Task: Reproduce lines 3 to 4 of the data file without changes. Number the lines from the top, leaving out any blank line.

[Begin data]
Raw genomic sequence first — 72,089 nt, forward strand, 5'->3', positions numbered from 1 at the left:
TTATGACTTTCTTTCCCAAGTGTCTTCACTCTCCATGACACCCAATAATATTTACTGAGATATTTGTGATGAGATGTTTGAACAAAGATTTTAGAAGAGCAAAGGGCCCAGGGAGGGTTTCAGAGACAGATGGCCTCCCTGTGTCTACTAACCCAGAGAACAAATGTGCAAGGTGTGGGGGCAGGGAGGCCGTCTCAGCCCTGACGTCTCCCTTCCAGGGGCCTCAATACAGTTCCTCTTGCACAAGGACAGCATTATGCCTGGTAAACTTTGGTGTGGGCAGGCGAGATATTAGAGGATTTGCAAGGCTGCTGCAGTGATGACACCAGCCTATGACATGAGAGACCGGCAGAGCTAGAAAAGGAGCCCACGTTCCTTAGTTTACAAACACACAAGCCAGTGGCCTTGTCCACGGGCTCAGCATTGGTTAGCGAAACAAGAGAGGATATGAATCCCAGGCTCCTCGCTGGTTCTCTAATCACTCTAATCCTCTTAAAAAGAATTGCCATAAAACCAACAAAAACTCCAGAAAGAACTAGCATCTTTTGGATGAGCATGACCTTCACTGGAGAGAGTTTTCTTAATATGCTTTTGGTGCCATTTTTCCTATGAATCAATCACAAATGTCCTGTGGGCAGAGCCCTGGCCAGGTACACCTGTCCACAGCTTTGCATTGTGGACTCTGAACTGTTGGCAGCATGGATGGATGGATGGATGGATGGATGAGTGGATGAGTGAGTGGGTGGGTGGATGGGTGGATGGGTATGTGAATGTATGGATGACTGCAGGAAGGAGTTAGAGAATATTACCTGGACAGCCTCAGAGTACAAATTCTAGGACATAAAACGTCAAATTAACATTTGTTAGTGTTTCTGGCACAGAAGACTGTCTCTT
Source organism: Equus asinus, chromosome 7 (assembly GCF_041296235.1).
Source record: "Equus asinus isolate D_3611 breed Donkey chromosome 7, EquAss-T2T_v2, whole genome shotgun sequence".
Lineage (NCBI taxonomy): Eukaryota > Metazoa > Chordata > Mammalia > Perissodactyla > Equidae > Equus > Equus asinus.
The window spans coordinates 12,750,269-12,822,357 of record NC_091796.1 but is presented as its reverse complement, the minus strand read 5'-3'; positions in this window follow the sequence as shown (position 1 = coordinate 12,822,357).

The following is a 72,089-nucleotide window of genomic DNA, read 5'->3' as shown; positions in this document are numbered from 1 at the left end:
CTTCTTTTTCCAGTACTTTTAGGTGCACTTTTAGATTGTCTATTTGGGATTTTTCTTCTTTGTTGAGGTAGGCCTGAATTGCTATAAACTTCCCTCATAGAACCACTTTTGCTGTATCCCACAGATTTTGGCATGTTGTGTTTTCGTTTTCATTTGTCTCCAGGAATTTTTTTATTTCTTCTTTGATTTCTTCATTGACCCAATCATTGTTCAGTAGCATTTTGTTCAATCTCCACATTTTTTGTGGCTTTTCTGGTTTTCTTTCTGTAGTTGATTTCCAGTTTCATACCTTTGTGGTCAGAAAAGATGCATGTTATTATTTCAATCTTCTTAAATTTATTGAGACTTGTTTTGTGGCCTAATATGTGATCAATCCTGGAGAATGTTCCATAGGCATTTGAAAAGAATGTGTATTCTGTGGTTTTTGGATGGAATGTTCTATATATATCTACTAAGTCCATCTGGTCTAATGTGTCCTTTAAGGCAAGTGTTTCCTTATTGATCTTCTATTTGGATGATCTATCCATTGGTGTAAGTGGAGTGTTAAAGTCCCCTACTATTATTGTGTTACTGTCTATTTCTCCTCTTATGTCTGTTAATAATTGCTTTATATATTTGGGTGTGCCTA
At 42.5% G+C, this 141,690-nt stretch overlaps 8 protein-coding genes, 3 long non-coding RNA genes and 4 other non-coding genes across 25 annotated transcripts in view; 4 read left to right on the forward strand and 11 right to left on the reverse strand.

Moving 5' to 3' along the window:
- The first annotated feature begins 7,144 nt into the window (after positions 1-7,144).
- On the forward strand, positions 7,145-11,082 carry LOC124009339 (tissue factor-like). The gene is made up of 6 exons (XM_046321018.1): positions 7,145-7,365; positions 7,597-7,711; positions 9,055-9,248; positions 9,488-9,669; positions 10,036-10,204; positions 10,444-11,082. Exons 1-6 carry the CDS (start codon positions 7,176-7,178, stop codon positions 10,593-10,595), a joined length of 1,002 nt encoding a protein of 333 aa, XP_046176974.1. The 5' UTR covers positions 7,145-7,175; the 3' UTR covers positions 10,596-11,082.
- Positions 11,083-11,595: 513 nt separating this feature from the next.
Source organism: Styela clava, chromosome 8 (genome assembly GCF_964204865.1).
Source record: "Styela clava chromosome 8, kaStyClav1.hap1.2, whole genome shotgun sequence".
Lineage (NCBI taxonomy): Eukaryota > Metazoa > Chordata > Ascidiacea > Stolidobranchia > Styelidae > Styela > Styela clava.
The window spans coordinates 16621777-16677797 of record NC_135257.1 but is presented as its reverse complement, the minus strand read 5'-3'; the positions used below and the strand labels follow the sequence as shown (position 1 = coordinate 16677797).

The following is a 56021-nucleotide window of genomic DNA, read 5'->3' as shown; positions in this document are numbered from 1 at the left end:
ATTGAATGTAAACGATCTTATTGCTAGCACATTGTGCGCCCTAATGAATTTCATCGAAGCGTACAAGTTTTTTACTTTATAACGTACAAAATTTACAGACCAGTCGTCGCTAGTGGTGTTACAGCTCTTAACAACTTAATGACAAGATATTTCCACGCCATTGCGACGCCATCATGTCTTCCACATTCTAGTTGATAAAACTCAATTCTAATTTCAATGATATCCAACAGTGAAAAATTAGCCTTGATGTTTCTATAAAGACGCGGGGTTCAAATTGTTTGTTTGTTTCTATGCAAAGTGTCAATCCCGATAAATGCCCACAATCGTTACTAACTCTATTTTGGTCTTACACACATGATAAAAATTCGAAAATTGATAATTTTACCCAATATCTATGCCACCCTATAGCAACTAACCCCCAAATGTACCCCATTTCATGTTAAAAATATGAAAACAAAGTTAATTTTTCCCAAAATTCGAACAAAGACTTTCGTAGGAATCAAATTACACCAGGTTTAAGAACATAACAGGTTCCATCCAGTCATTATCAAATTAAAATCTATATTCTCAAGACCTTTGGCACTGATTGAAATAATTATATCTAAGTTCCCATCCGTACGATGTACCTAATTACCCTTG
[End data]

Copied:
Source organism: Equus asinus, chromosome 7 (assembly GCF_041296235.1).
Source record: "Equus asinus isolate D_3611 breed Donkey chromosome 7, EquAss-T2T_v2, whole genome shotgun sequence".